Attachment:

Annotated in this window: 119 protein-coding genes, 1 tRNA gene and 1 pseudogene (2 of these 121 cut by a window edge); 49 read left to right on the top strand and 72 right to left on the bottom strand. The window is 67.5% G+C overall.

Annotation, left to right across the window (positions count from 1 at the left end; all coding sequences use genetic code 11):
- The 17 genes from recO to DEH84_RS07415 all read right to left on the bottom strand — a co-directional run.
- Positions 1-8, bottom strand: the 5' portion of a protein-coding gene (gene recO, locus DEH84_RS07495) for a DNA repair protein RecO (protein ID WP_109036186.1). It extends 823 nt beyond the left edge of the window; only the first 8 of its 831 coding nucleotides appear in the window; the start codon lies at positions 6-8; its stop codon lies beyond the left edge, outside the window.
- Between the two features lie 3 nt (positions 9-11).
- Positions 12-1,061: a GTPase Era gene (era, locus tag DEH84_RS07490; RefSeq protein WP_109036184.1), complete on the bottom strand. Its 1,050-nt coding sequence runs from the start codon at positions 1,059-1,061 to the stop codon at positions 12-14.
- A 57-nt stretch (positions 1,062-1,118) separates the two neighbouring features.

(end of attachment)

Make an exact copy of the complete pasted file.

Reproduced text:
Annotated in this window: 119 protein-coding genes, 1 tRNA gene and 1 pseudogene (2 of these 121 cut by a window edge); 49 read left to right on the top strand and 72 right to left on the bottom strand. The window is 67.5% G+C overall.

Annotation, left to right across the window (positions count from 1 at the left end; all coding sequences use genetic code 11):
- The 17 genes from recO to DEH84_RS07415 all read right to left on the bottom strand — a co-directional run.
- Positions 1-8, bottom strand: the 5' portion of a protein-coding gene (gene recO, locus DEH84_RS07495) for a DNA repair protein RecO (protein ID WP_109036186.1). It extends 823 nt beyond the left edge of the window; only the first 8 of its 831 coding nucleotides appear in the window; the start codon lies at positions 6-8; its stop codon lies beyond the left edge, outside the window.
- Between the two features lie 3 nt (positions 9-11).
- Positions 12-1,061: a GTPase Era gene (era, locus tag DEH84_RS07490; RefSeq protein WP_109036184.1), complete on the bottom strand. Its 1,050-nt coding sequence runs from the start codon at positions 1,059-1,061 to the stop codon at positions 12-14.
- A 57-nt stretch (positions 1,062-1,118) separates the two neighbouring features.